Better living through fractured consciousness. Also, a very important motorcycle.
While it initially seemed like Michael Britten is living in two different realities, it now looks more like he's living in two disparate halves that aren't too far away from coming together.
One of the more interesting elements of last week's pilot episode was the fact that Michael's two realities are informing each other, and that connections or conclusions he comes to in one can carry over into the other. Certainly, as seen in "The Little Guy", it can help his detective work. He solves the murder of a fertility doctor in one reality by following the clues in the case he's working in the other (that being the murder of the alternate version of that same doctor, who is a homeless man). However, the case in the Hannah Reality (somebody's going to have to figure out a more succinct way of referring to these alternate realities), goes unsolved. Dr. Evans, who's excited about the fact that Michael's unconscious mind is acting in this way, posits that Michael doesn't find the killer in the Hannah Reality because he's trying to solve the riddle of his family.
Michael and Hannah find out that young Rex had been receiving his mail at his best friend's house. Hannah initially can't bring herself to open up the package addressed to Rex, as doing so would be too depressing for her. Eventually, she bites the bullet and it leads her to finding out something new about her late son: Rex and his buddy Cole had taken some initiative to secretly build their own motorcycle when their parents said they couldn't have one. The motorcycle isn't so important, but Hannah is affected by what it represents: Rex' independent spirit and his drive to work hard and get what he wants for himself. It's a piece of her departed son that she gets to discover and keep, and Hannah is profoundly amazed by this. Laura Allen plays this piece of Hannah's emotional awakening so gorgeously when she talks about how it's good to feel something other than devastation when she thinks about Rex. It's a way for her to take her first step away from overwhelming grief and to live her life again. It's all very moving and wonderful.
The motorcycle looms large in the Rex Reality as well. While Michael spends much of this episode unable to relate to Rex without Hannah there, he eventually realizes that the motorcycle is something the boy needs at this point in his life. As a result, rather than blow up at Rex, he encourages him and uses it as a way to bond with him. Late in the episode, after the motorcycle is discovered and accepted in both realities, we are treated to a lovely montage that draws the parallel between what the bike means in the two realities.
The shot of Michael watching his wife and his son ride the bike around the block cements the assertion he made to Dr. Lee in the pilot episode about how living this way is the only way Michael can keep his family together. It's not the best solution, but he'll take it. This leads to some friction in the Hannah Reality, as Michael and Dr. Lee argue over whether or not Michael should try to free himself of his delusions. The interplay between the two psychotherapists continues to fascinate, not just because they never meet each other. They use two different theories to guide Michael through his dream issues, but while Dr. Evans is wide-eyed and excited about the development of Michael's realities tapping into each other, Dr. Lee stands firm in his belief that Michael must live in one reality as doing otherwise prevents him from truly dealing with the death of his son. They obviously don't agree with each other, but all they have to interact with is Michael, who is warming up to Dr. Evans while bristling at Dr. Lee's demands. While Dr. Evans is nurturing and always willing to hear more, Dr. Lee is confrontational and even a little frustrated. Neither one of them is willing to indulge the other's tactics, and Michael's interaction with the two therapists encapsulates their relationship with each other.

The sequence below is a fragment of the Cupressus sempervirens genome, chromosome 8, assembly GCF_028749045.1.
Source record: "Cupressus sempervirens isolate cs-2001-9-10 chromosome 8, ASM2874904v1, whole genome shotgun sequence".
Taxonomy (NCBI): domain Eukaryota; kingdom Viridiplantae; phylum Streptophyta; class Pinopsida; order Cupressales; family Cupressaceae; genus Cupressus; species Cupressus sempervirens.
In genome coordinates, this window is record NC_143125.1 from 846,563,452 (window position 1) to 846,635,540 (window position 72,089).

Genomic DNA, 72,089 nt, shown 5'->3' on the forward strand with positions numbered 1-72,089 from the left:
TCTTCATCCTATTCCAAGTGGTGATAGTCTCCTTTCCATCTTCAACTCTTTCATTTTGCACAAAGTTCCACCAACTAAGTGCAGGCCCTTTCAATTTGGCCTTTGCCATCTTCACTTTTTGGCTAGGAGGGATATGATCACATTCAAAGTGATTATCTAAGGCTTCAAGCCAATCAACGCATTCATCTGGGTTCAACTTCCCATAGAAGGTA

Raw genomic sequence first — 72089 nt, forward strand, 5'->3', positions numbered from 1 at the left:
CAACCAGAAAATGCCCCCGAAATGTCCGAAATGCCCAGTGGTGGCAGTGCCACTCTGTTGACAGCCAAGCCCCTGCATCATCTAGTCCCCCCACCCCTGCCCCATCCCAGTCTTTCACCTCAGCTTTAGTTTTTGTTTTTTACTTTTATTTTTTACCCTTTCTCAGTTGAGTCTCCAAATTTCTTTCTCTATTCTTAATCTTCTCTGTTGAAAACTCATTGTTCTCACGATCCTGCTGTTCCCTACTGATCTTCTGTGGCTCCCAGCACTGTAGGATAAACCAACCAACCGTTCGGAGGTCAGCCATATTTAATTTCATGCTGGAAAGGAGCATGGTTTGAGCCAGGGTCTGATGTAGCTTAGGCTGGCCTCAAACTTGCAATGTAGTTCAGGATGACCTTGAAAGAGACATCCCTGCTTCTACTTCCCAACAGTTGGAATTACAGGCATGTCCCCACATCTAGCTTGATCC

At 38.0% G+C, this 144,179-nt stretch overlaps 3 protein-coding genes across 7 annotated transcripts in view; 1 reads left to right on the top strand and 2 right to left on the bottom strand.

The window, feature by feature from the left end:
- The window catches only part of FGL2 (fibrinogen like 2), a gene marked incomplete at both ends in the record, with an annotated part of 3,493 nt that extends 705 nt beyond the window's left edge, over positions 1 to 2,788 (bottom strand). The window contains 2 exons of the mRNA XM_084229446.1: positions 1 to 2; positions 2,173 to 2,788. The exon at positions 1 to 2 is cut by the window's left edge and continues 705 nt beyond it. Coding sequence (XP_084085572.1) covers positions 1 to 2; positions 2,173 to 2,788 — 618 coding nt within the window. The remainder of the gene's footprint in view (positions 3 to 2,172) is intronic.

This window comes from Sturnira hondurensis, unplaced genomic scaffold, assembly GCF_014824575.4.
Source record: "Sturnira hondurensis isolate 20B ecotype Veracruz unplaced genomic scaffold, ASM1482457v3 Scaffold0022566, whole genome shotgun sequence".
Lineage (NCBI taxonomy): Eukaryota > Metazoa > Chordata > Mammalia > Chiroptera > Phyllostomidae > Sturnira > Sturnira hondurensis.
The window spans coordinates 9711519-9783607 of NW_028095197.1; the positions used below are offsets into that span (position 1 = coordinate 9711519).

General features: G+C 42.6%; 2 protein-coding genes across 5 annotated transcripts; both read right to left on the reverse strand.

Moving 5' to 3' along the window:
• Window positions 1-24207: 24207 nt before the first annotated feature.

With all the good in the show so far, "The Little Guy" ends with a troubling development. Michael's boss (Laura Innes) in the Hannah Reality gets in his face about his obsession with solving the murder of the homelss guy, and at the end of the episode is seen pulling a cloak and dagger move by having a secret meeting with some mystery dude, who is implied to have engineered the accident that killed Rex in that reality (which wouldn't make it an accident anymore). Does a show like Awake have room for some kind of overarching conspiracy plotline? It would be tough for a show like this to get by on tone alone, but one hopes there would be enough mystery and sustainable character drama in Michael's story without having to introduce some kind of goofy play at intrigue and Hollywood style conflict. Until we see how this plays out, let's remain cautiously optimistic.
Written or Contributed by: Royal Nonesuch